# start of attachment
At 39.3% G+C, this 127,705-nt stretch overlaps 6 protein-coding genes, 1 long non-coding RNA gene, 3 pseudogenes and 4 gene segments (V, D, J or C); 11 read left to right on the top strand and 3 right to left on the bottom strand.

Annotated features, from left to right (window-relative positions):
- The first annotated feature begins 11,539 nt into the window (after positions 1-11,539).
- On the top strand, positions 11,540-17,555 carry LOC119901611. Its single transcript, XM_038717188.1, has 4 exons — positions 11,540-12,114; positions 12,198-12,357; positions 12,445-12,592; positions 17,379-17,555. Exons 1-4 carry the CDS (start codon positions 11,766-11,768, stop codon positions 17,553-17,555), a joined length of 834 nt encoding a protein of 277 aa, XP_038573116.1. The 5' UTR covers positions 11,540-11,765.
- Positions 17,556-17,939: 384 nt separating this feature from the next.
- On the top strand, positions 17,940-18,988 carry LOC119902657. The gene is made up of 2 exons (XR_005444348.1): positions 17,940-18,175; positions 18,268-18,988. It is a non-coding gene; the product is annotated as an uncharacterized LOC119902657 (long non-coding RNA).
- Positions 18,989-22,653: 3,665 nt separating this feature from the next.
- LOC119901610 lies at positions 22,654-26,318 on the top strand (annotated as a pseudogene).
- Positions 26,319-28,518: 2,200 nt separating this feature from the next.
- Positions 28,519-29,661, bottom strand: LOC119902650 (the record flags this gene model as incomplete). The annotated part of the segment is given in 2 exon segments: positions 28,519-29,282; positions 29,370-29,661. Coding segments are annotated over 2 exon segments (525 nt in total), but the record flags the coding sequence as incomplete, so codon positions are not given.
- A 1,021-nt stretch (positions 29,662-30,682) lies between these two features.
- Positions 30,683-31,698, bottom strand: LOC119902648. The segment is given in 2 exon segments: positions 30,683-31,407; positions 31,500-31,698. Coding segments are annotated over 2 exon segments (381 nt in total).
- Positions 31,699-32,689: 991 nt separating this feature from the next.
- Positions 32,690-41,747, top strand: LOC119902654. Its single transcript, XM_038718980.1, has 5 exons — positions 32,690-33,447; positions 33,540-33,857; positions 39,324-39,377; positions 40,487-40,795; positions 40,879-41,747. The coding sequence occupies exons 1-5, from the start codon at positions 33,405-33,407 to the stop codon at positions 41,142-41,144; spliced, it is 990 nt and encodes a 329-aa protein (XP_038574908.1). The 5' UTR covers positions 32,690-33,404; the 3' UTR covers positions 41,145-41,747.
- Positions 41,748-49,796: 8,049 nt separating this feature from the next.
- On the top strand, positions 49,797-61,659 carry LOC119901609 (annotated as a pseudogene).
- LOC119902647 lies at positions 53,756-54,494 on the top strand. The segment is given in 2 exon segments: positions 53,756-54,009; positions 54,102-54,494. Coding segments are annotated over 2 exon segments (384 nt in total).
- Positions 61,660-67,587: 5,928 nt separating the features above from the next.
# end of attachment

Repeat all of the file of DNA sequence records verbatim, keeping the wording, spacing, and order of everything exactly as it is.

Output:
At 39.3% G+C, this 127,705-nt stretch overlaps 6 protein-coding genes, 1 long non-coding RNA gene, 3 pseudogenes and 4 gene segments (V, D, J or C); 11 read left to right on the top strand and 3 right to left on the bottom strand.

Annotated features, from left to right (window-relative positions):
- The first annotated feature begins 11,539 nt into the window (after positions 1-11,539).
- On the top strand, positions 11,540-17,555 carry LOC119901611. Its single transcript, XM_038717188.1, has 4 exons — positions 11,540-12,114; positions 12,198-12,357; positions 12,445-12,592; positions 17,379-17,555. Exons 1-4 carry the CDS (start codon positions 11,766-11,768, stop codon positions 17,553-17,555), a joined length of 834 nt encoding a protein of 277 aa, XP_038573116.1. The 5' UTR covers positions 11,540-11,765.
- Positions 17,556-17,939: 384 nt separating this feature from the next.
- On the top strand, positions 17,940-18,988 carry LOC119902657. The gene is made up of 2 exons (XR_005444348.1): positions 17,940-18,175; positions 18,268-18,988. It is a non-coding gene; the product is annotated as an uncharacterized LOC119902657 (long non-coding RNA).
- Positions 18,989-22,653: 3,665 nt separating this feature from the next.
- LOC119901610 lies at positions 22,654-26,318 on the top strand (annotated as a pseudogene).
- Positions 26,319-28,518: 2,200 nt separating this feature from the next.
- Positions 28,519-29,661, bottom strand: LOC119902650 (the record flags this gene model as incomplete). The annotated part of the segment is given in 2 exon segments: positions 28,519-29,282; positions 29,370-29,661. Coding segments are annotated over 2 exon segments (525 nt in total), but the record flags the coding sequence as incomplete, so codon positions are not given.
- A 1,021-nt stretch (positions 29,662-30,682) lies between these two features.
- Positions 30,683-31,698, bottom strand: LOC119902648. The segment is given in 2 exon segments: positions 30,683-31,407; positions 31,500-31,698. Coding segments are annotated over 2 exon segments (381 nt in total).
- Positions 31,699-32,689: 991 nt separating this feature from the next.
- Positions 32,690-41,747, top strand: LOC119902654. Its single transcript, XM_038718980.1, has 5 exons — positions 32,690-33,447; positions 33,540-33,857; positions 39,324-39,377; positions 40,487-40,795; positions 40,879-41,747. The coding sequence occupies exons 1-5, from the start codon at positions 33,405-33,407 to the stop codon at positions 41,142-41,144; spliced, it is 990 nt and encodes a 329-aa protein (XP_038574908.1). The 5' UTR covers positions 32,690-33,404; the 3' UTR covers positions 41,145-41,747.
- Positions 41,748-49,796: 8,049 nt separating this feature from the next.
- On the top strand, positions 49,797-61,659 carry LOC119901609 (annotated as a pseudogene).
- LOC119902647 lies at positions 53,756-54,494 on the top strand. The segment is given in 2 exon segments: positions 53,756-54,009; positions 54,102-54,494. Coding segments are annotated over 2 exon segments (384 nt in total).
- Positions 61,660-67,587: 5,928 nt separating the features above from the next.